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Guidelines 2017-06-18T21:00:35+00:00

Helping Your Child Learn And Talk

There are some very normal young children who start talking late. Maybe they don’t say their first word until 18 months or a bit older. Maybe they have a very limited vocabulary at 24 months and have not yet started to put words together like, “More milk.” There are some 12 to 24 month old children who are hard to understand even though they have a normal vocabulary and have started putting words together.

Naturally, caring parents can become concerned when they see their young children struggling to communicate or not using words to communicate.  However, there is a lot that parents can do to help their children.

Before I talk about the ways you can help your child, I would like to help ease your concerns. Here are some points to keep in mind:

  • Children usually start talking between the ages of 12 and 24 months.
  • Boys tend to lag behind girls in their speech and language development.
  • Some children who talk very little before 24 months can start to talk quite a lot between the ages of 24 and 36 months old.

There are easy ways for parents to help their children use more words and put words together.

Reduce the amount of words you use when you talk with your child. Some very young children can be overwhelmed by hearing a lot of words. When they hear a lot of words they have a hard time picking out the important word or two that will get them started.
If your child does not yet use words to communicate, use only one or two words when you talk to her. Instead of saying a full sentence like, “Let’s put on your shoes now,” say, “Shoes.” When you ask a question try using one word with a question inflection. So “Shoes?” can be used in place of, “Where are your shoes?”
If your child uses two words on his own, you use two or three words when talking to him. “Put on shoes” or “Shoes on” can easily communicate the same idea as, “We need to put your shoes on now.”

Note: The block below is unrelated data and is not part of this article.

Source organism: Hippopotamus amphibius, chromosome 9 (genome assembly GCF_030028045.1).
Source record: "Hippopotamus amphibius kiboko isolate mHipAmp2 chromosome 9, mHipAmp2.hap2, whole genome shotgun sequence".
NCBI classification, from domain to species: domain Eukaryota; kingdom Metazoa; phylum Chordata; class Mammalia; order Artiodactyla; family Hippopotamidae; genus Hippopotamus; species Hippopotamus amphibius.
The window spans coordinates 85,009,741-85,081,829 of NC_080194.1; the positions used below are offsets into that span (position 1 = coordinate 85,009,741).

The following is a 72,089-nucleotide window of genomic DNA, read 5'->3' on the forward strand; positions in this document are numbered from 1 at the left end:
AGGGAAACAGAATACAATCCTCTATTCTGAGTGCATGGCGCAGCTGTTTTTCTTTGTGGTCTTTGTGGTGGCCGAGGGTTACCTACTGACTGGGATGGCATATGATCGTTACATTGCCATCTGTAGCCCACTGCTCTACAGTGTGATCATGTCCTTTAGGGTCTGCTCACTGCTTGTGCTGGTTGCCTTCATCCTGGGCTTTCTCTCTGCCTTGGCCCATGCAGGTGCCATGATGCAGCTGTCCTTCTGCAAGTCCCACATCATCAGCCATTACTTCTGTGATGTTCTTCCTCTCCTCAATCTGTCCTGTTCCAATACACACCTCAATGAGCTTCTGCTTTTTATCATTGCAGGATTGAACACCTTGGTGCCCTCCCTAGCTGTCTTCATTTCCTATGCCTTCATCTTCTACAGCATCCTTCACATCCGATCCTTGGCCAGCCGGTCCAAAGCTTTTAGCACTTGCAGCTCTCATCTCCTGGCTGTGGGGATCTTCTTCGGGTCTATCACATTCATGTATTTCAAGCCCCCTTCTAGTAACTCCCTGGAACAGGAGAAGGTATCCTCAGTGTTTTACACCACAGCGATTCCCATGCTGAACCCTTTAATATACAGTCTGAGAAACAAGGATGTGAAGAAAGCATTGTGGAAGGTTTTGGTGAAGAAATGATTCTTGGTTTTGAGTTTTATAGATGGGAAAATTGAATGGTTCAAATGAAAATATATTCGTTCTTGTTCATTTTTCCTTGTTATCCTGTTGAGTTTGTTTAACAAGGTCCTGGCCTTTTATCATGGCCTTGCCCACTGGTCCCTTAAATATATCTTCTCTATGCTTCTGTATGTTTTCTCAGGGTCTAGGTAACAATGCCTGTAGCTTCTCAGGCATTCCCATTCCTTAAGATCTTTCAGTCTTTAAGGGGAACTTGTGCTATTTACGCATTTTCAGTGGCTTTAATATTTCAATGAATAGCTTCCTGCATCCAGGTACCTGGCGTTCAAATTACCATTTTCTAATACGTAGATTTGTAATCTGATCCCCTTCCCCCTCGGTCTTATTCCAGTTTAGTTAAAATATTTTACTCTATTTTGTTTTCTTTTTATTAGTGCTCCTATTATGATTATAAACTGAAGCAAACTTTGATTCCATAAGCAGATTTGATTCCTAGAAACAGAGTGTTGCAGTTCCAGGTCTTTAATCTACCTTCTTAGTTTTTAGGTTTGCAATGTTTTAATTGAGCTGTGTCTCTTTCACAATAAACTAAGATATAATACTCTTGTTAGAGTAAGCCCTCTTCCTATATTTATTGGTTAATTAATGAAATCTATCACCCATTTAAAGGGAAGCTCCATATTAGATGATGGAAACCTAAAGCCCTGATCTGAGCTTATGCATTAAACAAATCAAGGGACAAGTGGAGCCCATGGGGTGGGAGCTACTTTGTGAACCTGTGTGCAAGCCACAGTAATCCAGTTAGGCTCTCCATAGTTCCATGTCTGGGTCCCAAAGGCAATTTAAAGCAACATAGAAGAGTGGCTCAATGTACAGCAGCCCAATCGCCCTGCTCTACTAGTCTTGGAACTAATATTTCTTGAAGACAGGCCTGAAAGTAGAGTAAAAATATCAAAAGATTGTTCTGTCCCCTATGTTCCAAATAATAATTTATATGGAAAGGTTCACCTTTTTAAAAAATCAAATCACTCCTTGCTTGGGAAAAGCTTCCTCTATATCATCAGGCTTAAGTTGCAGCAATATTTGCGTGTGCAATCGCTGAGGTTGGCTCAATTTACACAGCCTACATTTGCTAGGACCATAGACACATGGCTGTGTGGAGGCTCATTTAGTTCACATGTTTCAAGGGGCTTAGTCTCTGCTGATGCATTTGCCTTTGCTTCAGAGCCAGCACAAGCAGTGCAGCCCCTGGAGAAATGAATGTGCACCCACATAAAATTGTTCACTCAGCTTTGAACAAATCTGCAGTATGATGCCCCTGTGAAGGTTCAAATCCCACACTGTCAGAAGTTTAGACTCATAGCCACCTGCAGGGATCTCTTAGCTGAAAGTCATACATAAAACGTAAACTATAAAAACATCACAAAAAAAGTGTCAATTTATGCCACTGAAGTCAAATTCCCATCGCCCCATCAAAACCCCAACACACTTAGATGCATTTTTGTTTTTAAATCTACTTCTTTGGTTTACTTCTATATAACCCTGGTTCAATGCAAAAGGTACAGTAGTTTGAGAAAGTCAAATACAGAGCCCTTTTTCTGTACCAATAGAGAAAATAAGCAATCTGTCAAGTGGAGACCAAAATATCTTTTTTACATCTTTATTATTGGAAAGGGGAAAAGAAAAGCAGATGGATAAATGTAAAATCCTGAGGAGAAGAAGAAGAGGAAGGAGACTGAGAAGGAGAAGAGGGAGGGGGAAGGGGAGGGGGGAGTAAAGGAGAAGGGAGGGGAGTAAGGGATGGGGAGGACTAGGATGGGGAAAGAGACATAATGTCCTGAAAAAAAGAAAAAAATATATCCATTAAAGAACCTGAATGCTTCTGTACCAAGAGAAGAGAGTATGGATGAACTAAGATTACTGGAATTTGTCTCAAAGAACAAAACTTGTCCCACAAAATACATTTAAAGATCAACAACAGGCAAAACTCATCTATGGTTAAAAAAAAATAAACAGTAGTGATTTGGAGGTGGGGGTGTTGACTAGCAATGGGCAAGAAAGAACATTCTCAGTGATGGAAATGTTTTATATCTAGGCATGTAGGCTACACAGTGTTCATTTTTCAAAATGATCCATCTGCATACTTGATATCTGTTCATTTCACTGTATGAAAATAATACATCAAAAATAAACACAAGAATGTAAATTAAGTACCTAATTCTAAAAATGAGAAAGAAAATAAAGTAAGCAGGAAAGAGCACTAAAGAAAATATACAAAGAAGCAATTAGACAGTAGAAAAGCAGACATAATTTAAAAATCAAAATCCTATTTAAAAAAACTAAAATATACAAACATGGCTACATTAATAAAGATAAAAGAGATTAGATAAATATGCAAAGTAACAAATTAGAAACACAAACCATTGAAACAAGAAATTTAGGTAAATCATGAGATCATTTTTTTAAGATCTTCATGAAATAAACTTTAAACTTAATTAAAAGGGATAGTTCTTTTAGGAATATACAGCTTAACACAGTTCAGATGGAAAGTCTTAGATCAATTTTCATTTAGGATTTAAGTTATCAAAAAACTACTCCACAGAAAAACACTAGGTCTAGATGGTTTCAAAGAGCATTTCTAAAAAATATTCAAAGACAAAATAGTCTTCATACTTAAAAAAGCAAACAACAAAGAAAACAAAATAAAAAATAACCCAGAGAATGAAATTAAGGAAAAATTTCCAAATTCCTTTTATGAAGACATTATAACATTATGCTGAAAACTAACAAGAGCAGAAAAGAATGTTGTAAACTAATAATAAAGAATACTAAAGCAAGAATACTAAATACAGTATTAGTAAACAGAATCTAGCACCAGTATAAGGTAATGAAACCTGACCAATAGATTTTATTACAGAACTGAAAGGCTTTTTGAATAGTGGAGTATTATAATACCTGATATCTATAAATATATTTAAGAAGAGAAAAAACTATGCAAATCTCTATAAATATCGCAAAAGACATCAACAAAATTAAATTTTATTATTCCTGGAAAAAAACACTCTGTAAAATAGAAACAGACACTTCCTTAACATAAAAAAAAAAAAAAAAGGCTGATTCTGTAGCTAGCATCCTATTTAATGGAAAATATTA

Use words as much as you can when you are with your child. Most everything in your child’s life is new vocabulary. When you hand or show your child something, use a word. If it is cup of milk, you can say, “Cup,” “Milk,” or “Drink.” A trip to the supermarket, playground and a walk outdoors offers tons of opportunities for vocabulary building.
Use words when you watch your child play, even if she plays silently. Talk about what your child is doing using one or two words. Play alongside your child, on your own. As you play with the toys talk to yourself. Words like zoom, car, fast and so on will work. When you talk about your play aloud, don’t be surprised to see your child show interest in what you are doing.
Repeat what your child has just said. Children like to know that the adult they are with has listened and understood them. When you repeat what the child has said you are

  1. letting the child know that you are interested in what she has to say
  2. indicating that you have understood him
  3. offering a good model for the word so that, in time, the child will learn to say the word as you do.
Add one word to what your child has said. If your child says, “Car,” repeat “Car” and then attach another word to it like, “Your car,” “Brown car,” “Big car,” or “Car goes.” If your child uses two words, repeat and add a third so that, “Big cookie,” expands to “Your big cookie,” or “Big brown cookie.” By adding a word to the core word, you are showing your child how easy it is to increase his length of utterance.
Using the techniques described above will help empower you to make a big difference in your child’s speech and language development. For some children, this can mean learning to speak so that she will not need speech therapy. If your child does need speech therapy, he will most likely be further ahead when he starts therapy.